The world's oldest international film festival, which kicked off on Wednesday, is becoming an increasingly important launch pad for small-budget films, according to industry experts.
The festival, based in Italy's historic city of Venice, is a "route to fame for less well-known films" and excels at showcasing films with a sophisticated side, Ian Nathan, editor of movie publication Empire Magazine, said.
"Venice has become, over the last ten to fifteen years, increasingly important for films and the film industry," Nathan told CNBC. He said that part of the reason for Venice's increased popularity was the explosion in the size of the better-known Cannes film festival.
"Cannes is huge now - it's more like a carnival and most of the smaller film makers think that they won't get noticed if they go to Cannes," said Nathan.
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A. O. Scott, film critic for The New York Times, said the crowded movie marketplace had boosted the festival, called La Biennale di Venezia in Italian.
"So many films are competing for attention that they have a better chance of being noticed at Venice or another film festival, than if they had a small local premiere," Scott told CNBC on Wednesday
Part of the reason for the Venice festival's high profile is its location, which attracts stars – and the accompanying media - from far and wide.
"Being in Venice does give you an aura of glamour, a sense of sophistication, which is unique to Venice," Nathan said, adding that the media attention at the festival also benefited low-budget movie makers. "Smaller-film makers have the opportunity to get their voice heard by the wider world."
The presence of big blockbusters at the festival, such as this year's "Gravity", starring Sandra Bullock and George Clooney, attracts the media's attention and means smaller-budget films can also profit from the coverage.
"The Venice Film Festival is really a chance for smaller films to get a 'publicity bump.' Even if you make a small movie, you will have your red carpet moment," said Scott. "It really gives smaller filmmakers a chance to show their movie in an atmosphere where it will be respected".
Timing is another reason the Venice Film Festival has become attractive to filmmakers. "The timing coincides with the start of the awards season," Nathan said. "If a film maker makes a big noise at Cannes, he can easily be forgotten over the summer before the awards."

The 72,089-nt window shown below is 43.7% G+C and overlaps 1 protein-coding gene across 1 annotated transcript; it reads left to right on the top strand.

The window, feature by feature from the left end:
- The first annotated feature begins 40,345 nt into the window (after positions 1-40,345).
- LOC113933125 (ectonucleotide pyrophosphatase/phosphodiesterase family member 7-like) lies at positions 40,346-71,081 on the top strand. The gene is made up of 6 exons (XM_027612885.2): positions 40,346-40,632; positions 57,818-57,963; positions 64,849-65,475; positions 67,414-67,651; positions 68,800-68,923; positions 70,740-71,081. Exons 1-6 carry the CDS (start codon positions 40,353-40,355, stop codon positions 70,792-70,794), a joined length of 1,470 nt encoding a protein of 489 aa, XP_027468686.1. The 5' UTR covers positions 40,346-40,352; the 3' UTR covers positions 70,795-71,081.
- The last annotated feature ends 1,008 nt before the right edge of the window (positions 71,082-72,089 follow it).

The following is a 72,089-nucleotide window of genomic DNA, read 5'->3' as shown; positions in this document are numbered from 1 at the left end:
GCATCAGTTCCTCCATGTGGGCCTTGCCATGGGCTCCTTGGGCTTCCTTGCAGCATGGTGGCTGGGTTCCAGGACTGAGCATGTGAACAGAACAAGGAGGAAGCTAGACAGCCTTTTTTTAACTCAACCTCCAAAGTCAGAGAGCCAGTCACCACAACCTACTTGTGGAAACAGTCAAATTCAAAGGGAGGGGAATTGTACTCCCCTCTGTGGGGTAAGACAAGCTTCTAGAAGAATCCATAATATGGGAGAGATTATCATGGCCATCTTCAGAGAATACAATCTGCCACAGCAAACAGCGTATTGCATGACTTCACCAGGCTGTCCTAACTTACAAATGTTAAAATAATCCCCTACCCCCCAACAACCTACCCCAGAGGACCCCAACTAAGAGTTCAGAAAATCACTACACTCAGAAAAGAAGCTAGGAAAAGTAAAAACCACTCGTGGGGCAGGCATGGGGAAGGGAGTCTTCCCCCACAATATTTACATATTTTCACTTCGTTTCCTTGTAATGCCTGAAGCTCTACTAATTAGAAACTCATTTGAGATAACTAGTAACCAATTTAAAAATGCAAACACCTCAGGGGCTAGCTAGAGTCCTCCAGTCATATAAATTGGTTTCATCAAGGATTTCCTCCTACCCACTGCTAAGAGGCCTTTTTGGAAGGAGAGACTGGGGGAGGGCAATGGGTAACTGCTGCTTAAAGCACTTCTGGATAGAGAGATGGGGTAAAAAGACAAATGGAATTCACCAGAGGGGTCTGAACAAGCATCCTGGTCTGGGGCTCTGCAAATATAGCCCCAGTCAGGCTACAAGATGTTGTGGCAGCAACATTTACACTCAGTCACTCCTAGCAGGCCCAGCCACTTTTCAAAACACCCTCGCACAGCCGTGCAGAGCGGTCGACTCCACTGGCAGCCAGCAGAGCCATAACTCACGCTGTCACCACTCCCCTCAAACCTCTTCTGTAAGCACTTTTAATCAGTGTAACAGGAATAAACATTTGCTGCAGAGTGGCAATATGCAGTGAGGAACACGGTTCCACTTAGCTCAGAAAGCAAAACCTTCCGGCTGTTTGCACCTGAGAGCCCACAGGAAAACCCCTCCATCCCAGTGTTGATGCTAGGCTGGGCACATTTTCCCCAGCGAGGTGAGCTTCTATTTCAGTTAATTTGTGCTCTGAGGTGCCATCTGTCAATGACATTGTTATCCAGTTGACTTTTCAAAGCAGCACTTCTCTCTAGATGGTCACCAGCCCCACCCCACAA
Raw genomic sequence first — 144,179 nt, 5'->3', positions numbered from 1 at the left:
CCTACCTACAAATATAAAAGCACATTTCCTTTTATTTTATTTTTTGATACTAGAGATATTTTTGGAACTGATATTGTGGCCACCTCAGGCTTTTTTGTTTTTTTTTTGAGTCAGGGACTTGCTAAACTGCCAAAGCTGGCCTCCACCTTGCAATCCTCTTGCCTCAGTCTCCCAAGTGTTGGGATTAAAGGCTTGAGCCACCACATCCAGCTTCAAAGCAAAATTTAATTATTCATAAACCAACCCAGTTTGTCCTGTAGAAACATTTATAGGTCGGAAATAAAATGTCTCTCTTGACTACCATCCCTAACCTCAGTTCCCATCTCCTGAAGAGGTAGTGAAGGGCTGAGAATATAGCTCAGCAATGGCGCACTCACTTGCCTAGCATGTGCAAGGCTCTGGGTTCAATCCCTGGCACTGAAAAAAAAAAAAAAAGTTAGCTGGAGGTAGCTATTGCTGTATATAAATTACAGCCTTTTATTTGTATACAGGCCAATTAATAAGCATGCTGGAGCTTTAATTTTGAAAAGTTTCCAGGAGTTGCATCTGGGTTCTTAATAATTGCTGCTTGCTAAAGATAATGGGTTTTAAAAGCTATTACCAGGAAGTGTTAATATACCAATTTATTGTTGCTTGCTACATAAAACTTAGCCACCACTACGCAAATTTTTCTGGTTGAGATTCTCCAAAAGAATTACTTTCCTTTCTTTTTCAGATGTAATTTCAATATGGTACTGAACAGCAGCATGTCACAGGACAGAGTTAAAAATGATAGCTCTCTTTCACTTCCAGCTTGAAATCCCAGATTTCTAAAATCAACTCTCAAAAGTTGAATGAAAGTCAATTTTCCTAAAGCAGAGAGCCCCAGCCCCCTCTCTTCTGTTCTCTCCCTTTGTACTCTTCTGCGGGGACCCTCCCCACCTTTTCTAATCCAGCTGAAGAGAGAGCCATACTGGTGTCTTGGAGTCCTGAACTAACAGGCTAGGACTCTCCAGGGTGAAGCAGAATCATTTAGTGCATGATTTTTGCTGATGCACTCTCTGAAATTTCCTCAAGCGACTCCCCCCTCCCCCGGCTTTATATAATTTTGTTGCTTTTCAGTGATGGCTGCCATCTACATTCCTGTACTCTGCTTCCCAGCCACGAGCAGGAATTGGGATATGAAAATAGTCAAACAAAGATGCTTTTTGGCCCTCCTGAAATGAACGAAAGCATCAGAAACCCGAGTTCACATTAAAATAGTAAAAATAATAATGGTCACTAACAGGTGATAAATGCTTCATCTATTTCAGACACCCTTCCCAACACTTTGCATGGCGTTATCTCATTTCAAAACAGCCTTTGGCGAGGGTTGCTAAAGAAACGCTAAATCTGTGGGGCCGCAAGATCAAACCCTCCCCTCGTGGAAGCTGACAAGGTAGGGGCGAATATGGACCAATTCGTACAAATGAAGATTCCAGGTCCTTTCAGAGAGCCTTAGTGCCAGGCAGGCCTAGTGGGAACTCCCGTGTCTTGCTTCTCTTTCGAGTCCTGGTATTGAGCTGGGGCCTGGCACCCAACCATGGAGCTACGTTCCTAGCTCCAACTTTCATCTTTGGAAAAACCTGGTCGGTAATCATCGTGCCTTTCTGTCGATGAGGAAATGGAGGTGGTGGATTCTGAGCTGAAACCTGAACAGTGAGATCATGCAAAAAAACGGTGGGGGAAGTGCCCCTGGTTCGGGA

Brokeback Mountain, for instance, which had a small budget of just $14 million, won Venice's coveted Leone d'Oro (Golden Lion) prize in 2005. It then went on to win three Oscars, four Golden Globes and four BAFTAs, and grossed over $178 million at the box office.
Venice was a festival that suited Brokeback's director Ang Lee, according to Nathan. "He is someone who really embodies the type of filmmaker that Venice would attract; he makes films that are arty and clever and non-mainstream."
Another of Lee's films, "Lust, Caution," also benefitted from winning the Leone d'Oro, going on to make over $67 million at the box office.
"Obviously, the competition at Venice is very tight, as there are only 20 films competing," said Ben Roberts, the director of the Film Fund at the British Film Institute." Venice is very selective and has always kept a high bar as to the caliber of the films that it invites. It's very focused."
New films by directors such as Stephen Frears, Terry Gilliam and Jonathan Glazer will be competing for the Leone d'Oro at this year's festival, along with a growing number of independent film-makers.
"Venice has always had a strong backbone of smaller Hollywood sophisticated films, but this year the selection is artier and more worldly, as Venice draws more independent film-makers away from Cannes," said Nathan. "Venice is more grown-up than some other festivals out there."
Roberts described this year's selection of films as "very Venice".
"The selection this year, especially the British films, such as Philomena and Under the Skin is very Venice; they are both very serious and well made films and present an array of cinematic pleasures," he said.
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In 2012, over 178,000 people attended the Biennale di Venezia, which generated 36 million euros ($47.9 million) in revenue.
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